Storage and later utilization of FAs in starvation periods helps cells or organisms to survive changing environments and nutritional bottlenecks. This applies to parasitic organisms like Trypanosoma brucei during their life cycle in different host and vector environments. The causative agent of African Trypanosomiasis has a digenetic life cycle in a mammalian host and tsetse flies of the Glossina spp. as vector. While residing in the mammalian bloodstream the nutritional environment is homeostatic. In contrast, during the complex development in the insect vector [10] that involves migration through different organs, the parasite is challenged by changing carbon sources, oxidative stress [11] or different pH values [12]. This is particularly important during migrating from the midgut towards the salivary gland. Crossing the parasite-crowded proventriculus area of the foregut to reach the esophagus requires high parasite motility [13], depending on energy. Therefore, T. brucei may need energy stores for development within the insect host. This hypothesis is supported by electron microscopical detection of large LDs within the stumpy bloodstream and procyclic forms, while LD size was considerably reduced in parasites isolated from the proventriculus, and few or no LDs were detected in parasites isolated from the salivary glands [14]. This suggests a physiological role of LDs during developmental progression. LDs may form in the proliferating midgut stages and lipid stores might be utilized during the migration through the proventriculus towards the salivary glands. In agreement with this view, it has been shown that the procyclic forms take up fatty acids at a much faster rate than BSF [15].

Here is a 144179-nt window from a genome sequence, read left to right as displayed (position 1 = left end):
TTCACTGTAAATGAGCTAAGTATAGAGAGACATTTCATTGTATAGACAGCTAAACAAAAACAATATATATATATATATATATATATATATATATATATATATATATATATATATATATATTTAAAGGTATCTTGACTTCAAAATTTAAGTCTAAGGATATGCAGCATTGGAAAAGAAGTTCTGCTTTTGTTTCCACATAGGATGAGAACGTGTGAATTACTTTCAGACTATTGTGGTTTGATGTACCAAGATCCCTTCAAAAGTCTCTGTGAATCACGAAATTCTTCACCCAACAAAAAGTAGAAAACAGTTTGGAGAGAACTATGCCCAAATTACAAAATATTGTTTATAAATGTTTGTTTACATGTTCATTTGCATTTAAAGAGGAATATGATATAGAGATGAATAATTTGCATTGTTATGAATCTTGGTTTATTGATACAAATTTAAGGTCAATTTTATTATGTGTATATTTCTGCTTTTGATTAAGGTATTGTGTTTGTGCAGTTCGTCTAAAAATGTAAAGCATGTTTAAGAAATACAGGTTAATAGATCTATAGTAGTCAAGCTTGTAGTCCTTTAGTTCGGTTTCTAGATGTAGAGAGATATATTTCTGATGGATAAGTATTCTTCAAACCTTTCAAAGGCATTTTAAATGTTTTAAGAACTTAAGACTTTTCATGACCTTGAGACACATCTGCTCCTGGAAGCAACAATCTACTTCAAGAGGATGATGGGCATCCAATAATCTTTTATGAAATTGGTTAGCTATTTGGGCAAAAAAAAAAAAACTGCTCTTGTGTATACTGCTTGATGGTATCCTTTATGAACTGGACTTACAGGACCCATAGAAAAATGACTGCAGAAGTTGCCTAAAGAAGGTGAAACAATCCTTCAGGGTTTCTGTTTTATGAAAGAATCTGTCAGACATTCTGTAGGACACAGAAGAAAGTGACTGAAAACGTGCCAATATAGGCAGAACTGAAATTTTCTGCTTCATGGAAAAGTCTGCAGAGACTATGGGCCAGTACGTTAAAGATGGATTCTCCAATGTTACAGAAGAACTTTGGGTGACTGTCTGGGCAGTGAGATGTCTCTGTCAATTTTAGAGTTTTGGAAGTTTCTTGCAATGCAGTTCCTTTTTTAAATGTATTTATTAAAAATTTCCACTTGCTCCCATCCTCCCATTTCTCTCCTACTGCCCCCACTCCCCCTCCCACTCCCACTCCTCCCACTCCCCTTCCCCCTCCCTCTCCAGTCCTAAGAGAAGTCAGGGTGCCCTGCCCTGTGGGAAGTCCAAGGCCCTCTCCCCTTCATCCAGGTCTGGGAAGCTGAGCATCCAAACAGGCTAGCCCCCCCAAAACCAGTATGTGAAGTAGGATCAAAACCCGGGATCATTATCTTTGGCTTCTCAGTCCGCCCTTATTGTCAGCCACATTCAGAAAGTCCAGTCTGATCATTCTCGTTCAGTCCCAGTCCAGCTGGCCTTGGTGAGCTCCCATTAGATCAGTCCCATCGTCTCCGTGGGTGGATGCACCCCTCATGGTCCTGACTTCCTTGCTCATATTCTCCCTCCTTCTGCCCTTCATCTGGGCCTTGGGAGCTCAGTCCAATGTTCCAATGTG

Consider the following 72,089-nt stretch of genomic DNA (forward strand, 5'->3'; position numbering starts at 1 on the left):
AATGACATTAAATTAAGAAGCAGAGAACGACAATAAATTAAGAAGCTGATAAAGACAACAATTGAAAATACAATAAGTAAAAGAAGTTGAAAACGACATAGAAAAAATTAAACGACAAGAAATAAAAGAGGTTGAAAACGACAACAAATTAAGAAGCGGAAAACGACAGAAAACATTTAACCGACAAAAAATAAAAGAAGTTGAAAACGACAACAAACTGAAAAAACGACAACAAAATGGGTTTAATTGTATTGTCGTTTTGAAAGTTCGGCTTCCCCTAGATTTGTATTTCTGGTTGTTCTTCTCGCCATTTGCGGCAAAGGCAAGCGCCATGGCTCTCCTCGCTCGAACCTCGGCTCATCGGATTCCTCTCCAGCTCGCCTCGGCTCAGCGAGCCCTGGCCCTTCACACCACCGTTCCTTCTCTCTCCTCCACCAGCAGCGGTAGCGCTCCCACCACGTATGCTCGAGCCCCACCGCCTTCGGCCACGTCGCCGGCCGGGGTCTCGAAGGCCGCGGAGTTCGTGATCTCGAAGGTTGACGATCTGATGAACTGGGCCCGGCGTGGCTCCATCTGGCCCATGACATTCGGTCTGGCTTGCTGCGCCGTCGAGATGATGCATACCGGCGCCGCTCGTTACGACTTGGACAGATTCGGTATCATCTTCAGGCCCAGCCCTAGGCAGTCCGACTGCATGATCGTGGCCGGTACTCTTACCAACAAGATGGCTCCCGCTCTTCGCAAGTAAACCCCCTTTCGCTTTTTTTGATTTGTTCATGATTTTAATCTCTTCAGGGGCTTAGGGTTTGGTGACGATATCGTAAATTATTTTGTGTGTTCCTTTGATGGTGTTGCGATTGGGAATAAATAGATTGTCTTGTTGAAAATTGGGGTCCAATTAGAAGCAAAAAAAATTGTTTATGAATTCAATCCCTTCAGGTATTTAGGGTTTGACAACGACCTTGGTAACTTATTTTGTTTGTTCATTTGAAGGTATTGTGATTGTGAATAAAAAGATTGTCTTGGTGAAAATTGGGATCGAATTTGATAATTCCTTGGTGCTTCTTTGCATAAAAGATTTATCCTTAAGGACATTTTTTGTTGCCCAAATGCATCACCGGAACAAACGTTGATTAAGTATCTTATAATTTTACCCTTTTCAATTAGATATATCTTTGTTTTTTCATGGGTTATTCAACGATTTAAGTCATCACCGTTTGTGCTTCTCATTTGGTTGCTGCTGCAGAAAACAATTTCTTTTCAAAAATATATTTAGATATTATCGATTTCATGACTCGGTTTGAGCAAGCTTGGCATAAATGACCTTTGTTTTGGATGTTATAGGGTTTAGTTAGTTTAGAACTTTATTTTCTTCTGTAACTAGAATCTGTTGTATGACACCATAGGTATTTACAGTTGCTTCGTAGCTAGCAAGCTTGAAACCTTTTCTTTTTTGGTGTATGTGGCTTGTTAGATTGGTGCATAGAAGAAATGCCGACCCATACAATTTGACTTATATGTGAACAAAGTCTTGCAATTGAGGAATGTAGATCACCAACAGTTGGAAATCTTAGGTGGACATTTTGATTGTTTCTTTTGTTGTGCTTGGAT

Here we show uptake of fatty acids and their storage in LDs under physiological conditions, and followed the decay of LDs. A putative step of β-oxidation was investigated by reverse genetic tools.